Le Tour so far
Today will see the start of stage 3 of the 2012 Tour de France and the first time the riders will have hit French soil in the race. This years edition of the race was always going to have a different feel to it due to high-profile riders missing out on the race and the forthcoming Olympics playing on some of the riders minds, dictating their training more than the Tour, something that very rarely happens. Just a few days in to what is a race of epic length and proportions have we learnt anything we didn’t already know when back in Liège?
The prologue through Liège was a mere 6.4km and I’m sure some of you commute to your place of work or walk to the local shops that are further away than that but it takes a special kind of rider to excel at these sorts of distances. For professional bike riders who are used to being on their bikes for between 4 and 8 hours, a 7-8 minute blast through the streets is something akin to Haile Gebrselassie taking on the 100m sprint at the Olympics. Cadel Evans was reported to have been warming up on his TT bike for around 2hrs prior to rolling down the start ramp and if you saw the amount of sweat dripping off him moments before climbing off his warm up bike you would not dispute that.
Cancellara, Wiggins, Boassen Hagen were all names that were mentioned as hot picks for the prologue win and along with Tejay Van Garderen and a surprising Sylvain Chavanel they made up the top 5. Tony Martin took a new wheel after a puncture which instantly pushed him down the leader board. On a longer TT course he is the type of rider who has the talent and power to claw that time back, but not on a course which took them just over 7 minutes to complete. Cadel Evans also ‘struggled’ with the distance and although only losing 17 seconds to Fabian Cancellara who will not be competing for the GC in Paris, he is already 10 seconds off the pace of Bradley Wiggins. For a race with so much TT’ing and the big mountains in the distance, 10 seconds can make all the difference. The biggest surprise of the day was Philippe Gilbert coming in just 13 seconds down. Not a recognised TT specialist, his super cool TT helmet and the Belgian crowds spurred him to a great ride which I’m sure he hoped to better the following day as the race stayed in Belgium.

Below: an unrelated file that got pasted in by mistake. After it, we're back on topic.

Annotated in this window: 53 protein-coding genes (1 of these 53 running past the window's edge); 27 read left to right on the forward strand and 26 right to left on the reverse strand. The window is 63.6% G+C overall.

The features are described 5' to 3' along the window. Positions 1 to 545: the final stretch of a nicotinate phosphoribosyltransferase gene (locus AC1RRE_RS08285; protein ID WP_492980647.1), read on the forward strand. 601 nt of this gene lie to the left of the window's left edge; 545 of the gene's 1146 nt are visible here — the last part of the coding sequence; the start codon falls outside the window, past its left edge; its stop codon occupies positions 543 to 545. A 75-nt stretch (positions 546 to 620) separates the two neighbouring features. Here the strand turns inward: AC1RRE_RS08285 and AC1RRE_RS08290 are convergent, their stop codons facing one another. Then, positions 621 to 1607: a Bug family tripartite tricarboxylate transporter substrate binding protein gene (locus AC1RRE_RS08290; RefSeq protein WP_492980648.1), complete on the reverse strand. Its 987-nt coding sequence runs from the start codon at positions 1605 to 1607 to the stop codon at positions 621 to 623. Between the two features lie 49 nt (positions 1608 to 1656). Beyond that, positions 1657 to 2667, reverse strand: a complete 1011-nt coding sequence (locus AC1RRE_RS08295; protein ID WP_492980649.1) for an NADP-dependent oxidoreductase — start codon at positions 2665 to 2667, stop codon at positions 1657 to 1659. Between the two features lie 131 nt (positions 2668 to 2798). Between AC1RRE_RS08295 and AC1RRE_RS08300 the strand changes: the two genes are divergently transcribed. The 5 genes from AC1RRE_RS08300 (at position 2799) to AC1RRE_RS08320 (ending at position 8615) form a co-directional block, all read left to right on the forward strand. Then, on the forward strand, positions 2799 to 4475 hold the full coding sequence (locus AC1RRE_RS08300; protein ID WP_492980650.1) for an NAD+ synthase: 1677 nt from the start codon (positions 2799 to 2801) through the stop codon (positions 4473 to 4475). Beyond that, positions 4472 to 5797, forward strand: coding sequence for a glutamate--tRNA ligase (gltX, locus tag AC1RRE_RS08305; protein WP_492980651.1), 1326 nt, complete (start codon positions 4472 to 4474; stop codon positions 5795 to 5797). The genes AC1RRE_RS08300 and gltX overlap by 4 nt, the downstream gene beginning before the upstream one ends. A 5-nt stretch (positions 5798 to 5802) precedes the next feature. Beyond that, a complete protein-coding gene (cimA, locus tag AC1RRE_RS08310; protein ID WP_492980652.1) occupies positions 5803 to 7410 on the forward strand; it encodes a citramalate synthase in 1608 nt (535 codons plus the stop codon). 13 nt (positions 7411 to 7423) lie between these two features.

With a lot more time trialling to come Tony Martin will have a chance to show the rest who is boss and the longer distances will suit more of the riders overall. The total length of time trialling in this years Tour has been a topic for discussion running up to the event and it is likely it will be one of the biggest factors that determines the winner.
Simply speaking… we still know that Super Sagan and The Manx Missile are fast to a redonkulous level. Sagan showed he’s not just about fast-twitch muscles and realised Fab was the wheel to take as the race ran into Seraing. Due to not being the younger man he once was, Cancellara is unable to merely ride away from the rest as he has done so many times before and although Sagan apologised after the race for refusing to take his turn on the run in and give Cancellara the better position, that’s racing and Cancellara shouldn’t have put himself in that position. Boassen Hagen put in a huge effort to bridge the gap and I’m sure he wont be backward about coming forward in situations like that as Cavendish won’t be around long and he needs to make sure he has good legs to take the stage wins he deserves. Realistically the steep ramp up to the finish was always going to be too much for the out-and-out sprinters and other than the aforementioned Sagan and Eddy-B, the rest of the top 12 places were taken up by what would be considered Puncheurs.
The profile and run in of Stage 2 was more of a stereotypical sprint stage and defined what is brilliant about Mark Cavendish. He doesn’t have the sprint train he might like there due to a split in team support for Bradley Wiggins but he won’t let that hold him back. He has always been a sprinter happy to be 15-20 riders back into the last bend. Watch the way he moves in any sprint. He jumps from wheel to wheel, constantly accessing who will give him the best tow further along before ditching them for the next one. It takes immense skill and vision to ride like that. It’s similar to how Robbie McEwen plied his trade but I can’t think of anyone else who rides like that in the current Pro peloton. The tactics Mark uses mean you can never count him out and just because you don’t see him at the front of the race, doesn’t mean he wont beat you to the line. The drag race between him and Greipel was a beautiful thing to watch and had me screaming at the TV.